Simon Calder in Amsterdam
Independent Travel Videos
Simon Calder in Giverny
Independent Travel Videos
Simon Calder in St John's
Independent Travel Videos
  • Get to the point
Latest stories from i100
Have you tried new the Independent Digital Edition apps?
Independent Dating
and  

By clicking 'Search' you
are agreeing to our
Terms of Use.

ES Rentals

    iJobs Job Widget
    iJobs Travel

    Guru Careers: Dining Room Head Chef

    £32K: Guru Careers: We are seeking a Dining Room Head Chef to work for one of ...

    Guru Careers: Pastry Sous Chef / Experienced Pastry Chef

    £27K: Guru Careers: We are seeking a Pastry Sous Chef / Experienced Pastry Che...

    Ashdown Group: Technical IT Manager - North London - Growing business

    £40000 - £50000 per annum: Ashdown Group: A growing business that has been ope...

    Recruitment Genius: Technical Supervisor

    £24800 - £29000 per annum: Recruitment Genius: As one of London's leading Muse...

    Day In a Page

    General Election 2015: Ed Miliband's unlikely journey from hapless geek to heart-throb

    Miliband's unlikely journey from hapless geek to heart-throb

    He was meant to be Labour's biggest handicap - but has become almost an asset
    General Election 2015: A guide to the smaller parties, from the the National Health Action Party to the Church of the Militant Elvis Party

    On the margins

    From Militant Elvis to Women's Equality: a guide to the underdogs standing in the election
    Amr Darrag: Ex-Muslim Brotherhood minister in exile still believes Egypt's military regime can be replaced with 'moderate' Islamic rule

    'This is the battle of young Egypt for the future of our country'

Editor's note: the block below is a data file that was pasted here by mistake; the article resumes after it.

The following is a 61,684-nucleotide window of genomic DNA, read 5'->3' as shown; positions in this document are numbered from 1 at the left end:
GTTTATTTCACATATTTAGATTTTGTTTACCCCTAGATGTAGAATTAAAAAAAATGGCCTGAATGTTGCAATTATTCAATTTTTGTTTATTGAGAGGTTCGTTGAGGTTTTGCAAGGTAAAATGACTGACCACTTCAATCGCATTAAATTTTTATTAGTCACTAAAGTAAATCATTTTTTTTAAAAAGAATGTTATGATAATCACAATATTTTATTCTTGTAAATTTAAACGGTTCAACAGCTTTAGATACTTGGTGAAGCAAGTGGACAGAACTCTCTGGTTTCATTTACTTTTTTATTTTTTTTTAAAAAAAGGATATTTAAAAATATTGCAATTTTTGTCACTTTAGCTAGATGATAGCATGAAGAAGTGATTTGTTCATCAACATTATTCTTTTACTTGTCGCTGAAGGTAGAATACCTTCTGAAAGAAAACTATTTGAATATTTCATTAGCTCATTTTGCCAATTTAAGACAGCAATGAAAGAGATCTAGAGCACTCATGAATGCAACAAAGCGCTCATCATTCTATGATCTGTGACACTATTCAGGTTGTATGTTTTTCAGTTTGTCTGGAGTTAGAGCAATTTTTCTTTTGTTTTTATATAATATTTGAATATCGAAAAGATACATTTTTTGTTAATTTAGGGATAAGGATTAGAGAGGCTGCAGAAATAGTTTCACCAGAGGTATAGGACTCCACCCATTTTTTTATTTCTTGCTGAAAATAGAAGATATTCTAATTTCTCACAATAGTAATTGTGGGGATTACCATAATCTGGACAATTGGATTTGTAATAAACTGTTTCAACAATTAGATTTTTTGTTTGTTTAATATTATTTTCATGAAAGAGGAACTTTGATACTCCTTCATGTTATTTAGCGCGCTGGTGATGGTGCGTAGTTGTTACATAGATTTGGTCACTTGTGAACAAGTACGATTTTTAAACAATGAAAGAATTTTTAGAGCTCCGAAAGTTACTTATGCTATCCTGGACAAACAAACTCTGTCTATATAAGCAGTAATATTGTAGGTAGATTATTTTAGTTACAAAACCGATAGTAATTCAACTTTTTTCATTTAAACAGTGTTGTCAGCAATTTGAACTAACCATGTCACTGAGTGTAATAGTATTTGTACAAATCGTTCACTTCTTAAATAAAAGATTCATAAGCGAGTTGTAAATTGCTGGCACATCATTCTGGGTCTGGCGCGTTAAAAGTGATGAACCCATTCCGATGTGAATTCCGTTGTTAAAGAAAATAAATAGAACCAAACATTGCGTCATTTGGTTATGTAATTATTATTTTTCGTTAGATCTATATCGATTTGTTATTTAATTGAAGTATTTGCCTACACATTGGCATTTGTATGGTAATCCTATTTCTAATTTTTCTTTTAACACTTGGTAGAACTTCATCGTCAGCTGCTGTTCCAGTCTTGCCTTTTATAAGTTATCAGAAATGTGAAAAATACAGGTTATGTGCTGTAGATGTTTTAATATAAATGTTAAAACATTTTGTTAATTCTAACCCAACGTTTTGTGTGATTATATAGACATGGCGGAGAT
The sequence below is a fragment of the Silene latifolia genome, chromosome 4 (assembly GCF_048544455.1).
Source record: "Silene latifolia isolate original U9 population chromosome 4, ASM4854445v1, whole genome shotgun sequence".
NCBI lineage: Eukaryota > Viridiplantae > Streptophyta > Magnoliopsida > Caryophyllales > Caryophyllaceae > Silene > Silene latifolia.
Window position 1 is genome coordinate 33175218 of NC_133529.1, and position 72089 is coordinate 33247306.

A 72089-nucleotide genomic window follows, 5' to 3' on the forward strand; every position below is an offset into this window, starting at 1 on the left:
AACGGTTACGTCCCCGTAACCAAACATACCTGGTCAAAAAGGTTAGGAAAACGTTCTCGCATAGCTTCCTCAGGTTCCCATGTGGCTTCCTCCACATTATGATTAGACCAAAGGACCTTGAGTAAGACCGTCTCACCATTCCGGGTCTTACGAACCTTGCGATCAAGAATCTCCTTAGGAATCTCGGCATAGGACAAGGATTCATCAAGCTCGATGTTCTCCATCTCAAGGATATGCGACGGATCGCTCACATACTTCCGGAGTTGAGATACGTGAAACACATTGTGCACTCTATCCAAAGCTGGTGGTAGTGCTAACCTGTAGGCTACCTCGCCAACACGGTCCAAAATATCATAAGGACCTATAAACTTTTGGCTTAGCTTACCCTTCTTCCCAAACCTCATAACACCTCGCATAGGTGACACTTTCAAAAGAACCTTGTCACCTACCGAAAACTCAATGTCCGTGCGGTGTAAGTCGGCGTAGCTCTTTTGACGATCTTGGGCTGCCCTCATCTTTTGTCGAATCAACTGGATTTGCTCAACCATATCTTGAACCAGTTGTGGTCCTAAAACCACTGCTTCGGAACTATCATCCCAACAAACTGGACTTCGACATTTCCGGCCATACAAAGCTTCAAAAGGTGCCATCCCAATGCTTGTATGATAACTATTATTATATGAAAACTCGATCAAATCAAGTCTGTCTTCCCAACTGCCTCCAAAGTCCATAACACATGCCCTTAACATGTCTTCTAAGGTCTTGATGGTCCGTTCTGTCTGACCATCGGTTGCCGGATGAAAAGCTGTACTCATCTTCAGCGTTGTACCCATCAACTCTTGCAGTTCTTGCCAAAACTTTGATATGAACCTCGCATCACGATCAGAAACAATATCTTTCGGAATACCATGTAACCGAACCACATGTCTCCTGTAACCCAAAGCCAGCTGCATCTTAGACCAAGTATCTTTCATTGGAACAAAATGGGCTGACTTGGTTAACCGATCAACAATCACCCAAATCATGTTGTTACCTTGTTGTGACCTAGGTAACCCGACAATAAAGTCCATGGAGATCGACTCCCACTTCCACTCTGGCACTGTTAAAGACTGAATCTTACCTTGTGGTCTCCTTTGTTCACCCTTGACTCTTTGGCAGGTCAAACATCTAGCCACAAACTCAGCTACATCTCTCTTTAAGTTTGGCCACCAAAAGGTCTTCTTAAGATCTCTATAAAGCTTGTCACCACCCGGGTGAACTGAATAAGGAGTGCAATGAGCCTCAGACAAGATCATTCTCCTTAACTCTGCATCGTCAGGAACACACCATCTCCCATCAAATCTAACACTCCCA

Ex-Muslim Brotherhood minister Amr Darrag still believes the opposition can rid Egypt of its military regime and replace it with 'moderate' Islamic rule, he tells Robert Fisk
    Why patients must rely less on doctors: Improving our own health is the 'blockbuster drug of the century'

    Why patients must rely less on doctors

    Improving our own health is the 'blockbuster drug of the century'
    Sarah Lucas is the perfect artist to represent Britain at the Venice Biennale

    Flesh in Venice

    Sarah Lucas has filled the British pavilion at the Venice Biennale with slinky cats and casts of her female friends' private parts. It makes you proud to be a woman, says Karen Wright
    11 best anti-ageing day creams

    11 best anti-ageing day creams

    Slow down the ageing process with one of these high-performance, hardworking anti-agers
    Juventus 2 Real Madrid 1: Five things we learnt, including Iker Casillas is past it and Carlos Tevez remains effective

    Juventus vs Real Madrid

    Five things we learnt from the Italian's Champions League first leg win over the Spanish giants
    Ashes 2015: Test series looks a lost cause for England... whoever takes over as ECB director of cricket

    Ashes series looks a lost cause for England...

    Whoever takes over as ECB director of cricket, says Stephen Brenkley
    Fishing for votes with Nigel Farage: The Ukip leader shows how he can work an audience as he casts his line to the disaffected of Grimsby

    Fishing is on Nigel Farage's mind

    Ukip leader casts a line to the disaffected
    Who is bombing whom in the Middle East? It's amazing they don't all hit each other

    Who is bombing whom in the Middle East?

    Robert Fisk untangles the countries and factions
    China's influence on fashion: At the top of the game both creatively and commercially

    China's influence on fashion

    At the top of the game both creatively and commercially
    Lord O’Donnell: Former cabinet secretary on the election and life away from the levers of power

    The man known as GOD has a reputation for getting the job done

    Lord O'Donnell's three principles of rule
    Rainbow shades: It's all bright on the night

    Rainbow shades

    It's all bright on the night
    'It was first time I had ever tasted chocolate. I kept a piece, and when Amsterdam was liberated, I gave it to the first Allied soldier I saw'

    Bread from heaven

    Dutch survivors thank RAF for World War II drop that saved millions
    Britain will be 'run for the wealthy and powerful' if Tories retain power - Labour

    How 'the Axe' helped Labour

    UK will be 'run for the wealthy and powerful' if Tories retain power